Some 75 years ago, the pundit Walter Lippmann reviewed in A Preface to Morals the theories of the moral revisionists who advocated contraceptive, serial, "companionate" marriage. With uncommon perspicuity he noted that "in the discussion which has ensued since birth control became generally feasible, the central confusion has been that the reformers have tried to fix their sexual ideals in accordance with the logic of birth control instead of the logic of human nature." That is still the case today.
For forty years, the American way has been to address the problems of illegitimacy by providing free birth control, to address unhappy marriages with no-fault divorce, fatherless homes with welfare, and unwanted babies with abortion. This has not worked, as all the statistics show. It has only aggravated the problems for both blacks and whites.
American policy makers, parents, and churchmen need to clarify what they want to see forty years from now. They do not need divine foresight, because they have the 20/20 vision of hindsight. They can learn from the mistakes of the past 75 years and especially from those of the last 40. This time they need to plan in accord with the logic of human nature. They need to resuscitate the old language of chastity, modesty, self-mastery, and the permanence of marriage, and they need to walk the talk.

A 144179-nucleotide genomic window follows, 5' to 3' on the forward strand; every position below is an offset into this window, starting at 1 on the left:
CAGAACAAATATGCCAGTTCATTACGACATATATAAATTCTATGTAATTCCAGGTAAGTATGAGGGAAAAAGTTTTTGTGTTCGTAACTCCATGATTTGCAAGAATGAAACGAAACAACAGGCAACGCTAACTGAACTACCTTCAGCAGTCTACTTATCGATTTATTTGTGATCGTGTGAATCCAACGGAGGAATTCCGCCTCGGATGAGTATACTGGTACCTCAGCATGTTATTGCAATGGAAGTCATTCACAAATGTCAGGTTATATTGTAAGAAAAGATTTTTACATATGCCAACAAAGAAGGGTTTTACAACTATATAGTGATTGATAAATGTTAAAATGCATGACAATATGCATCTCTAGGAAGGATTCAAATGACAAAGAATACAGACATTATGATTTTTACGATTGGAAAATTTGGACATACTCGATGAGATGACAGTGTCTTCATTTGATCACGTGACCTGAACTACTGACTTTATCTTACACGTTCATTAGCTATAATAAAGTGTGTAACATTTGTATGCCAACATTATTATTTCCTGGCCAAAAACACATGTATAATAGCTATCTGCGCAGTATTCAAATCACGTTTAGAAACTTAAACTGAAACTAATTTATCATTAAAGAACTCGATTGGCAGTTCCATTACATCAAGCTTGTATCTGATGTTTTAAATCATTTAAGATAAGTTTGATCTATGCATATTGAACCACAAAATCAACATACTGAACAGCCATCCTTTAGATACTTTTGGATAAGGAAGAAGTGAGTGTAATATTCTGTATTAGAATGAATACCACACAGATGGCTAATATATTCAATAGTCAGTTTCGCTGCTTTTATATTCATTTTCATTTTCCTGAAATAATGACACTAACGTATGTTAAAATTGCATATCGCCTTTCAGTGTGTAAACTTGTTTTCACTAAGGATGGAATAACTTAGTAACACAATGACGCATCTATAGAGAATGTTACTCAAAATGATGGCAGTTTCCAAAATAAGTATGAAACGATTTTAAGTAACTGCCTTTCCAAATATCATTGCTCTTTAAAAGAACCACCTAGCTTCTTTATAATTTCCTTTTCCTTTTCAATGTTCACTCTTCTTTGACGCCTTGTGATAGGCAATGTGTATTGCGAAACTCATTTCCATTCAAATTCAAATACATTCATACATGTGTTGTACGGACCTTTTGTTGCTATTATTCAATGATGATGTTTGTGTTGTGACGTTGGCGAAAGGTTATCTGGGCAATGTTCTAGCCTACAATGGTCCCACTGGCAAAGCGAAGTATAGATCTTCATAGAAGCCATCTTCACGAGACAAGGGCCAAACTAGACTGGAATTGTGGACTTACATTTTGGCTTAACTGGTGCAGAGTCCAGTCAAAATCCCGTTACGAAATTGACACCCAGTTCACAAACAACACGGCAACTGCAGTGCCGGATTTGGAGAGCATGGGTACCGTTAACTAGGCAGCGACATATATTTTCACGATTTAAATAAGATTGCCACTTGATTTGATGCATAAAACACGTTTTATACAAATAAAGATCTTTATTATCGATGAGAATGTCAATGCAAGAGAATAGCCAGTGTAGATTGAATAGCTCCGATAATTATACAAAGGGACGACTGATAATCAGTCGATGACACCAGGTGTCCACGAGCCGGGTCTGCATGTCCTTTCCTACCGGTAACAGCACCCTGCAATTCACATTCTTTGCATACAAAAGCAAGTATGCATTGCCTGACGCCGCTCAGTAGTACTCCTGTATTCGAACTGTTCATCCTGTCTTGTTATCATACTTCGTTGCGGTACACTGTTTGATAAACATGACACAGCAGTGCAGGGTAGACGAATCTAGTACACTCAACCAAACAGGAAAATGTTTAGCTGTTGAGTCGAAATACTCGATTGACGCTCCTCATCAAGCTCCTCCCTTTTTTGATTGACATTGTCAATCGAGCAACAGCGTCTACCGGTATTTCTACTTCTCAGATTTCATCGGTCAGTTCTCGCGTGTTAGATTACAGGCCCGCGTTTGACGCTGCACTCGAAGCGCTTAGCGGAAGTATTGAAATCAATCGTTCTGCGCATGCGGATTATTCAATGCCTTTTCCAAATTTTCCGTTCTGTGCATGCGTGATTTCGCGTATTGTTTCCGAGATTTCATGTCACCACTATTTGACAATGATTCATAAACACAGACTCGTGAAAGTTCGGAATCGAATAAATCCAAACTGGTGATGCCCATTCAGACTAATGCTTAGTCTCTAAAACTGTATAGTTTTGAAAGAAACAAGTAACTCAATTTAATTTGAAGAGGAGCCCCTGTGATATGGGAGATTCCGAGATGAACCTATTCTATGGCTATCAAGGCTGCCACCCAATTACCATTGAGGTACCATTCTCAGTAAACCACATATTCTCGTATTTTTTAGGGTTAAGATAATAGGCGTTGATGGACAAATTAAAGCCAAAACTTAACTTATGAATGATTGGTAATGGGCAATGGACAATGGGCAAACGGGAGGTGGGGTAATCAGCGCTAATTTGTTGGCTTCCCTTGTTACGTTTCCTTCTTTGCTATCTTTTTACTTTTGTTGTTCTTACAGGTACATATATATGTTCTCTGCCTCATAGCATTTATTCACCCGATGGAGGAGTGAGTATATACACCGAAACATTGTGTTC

Kippley recommends Lee Rainwater and William L. Yancey's The Moynihan Report and the Politics of Controversy (1967) for a description of the report and the controversy.
John F. Kippley. "Forty Years Wandering." Touchstone (May, 2005): 15-18.
This article reprinted with permission from Touchstone: A Journal of Mere Christianity.
Touchstone is a Christian journal, conservative in doctrine and eclectic in content, with editors and readers from each of the three great divisions of Christendom - Protestant, Catholic, and Orthodox. The mission of the journal and its publisher, the Fellowship of St. James, is to provide a place where Christians of various backgrounds can speak with one another on the basis of shared belief and the fundamental doctrines of the faith as revealed in Holy Scripture and summarized in the ancient creeds of the Church.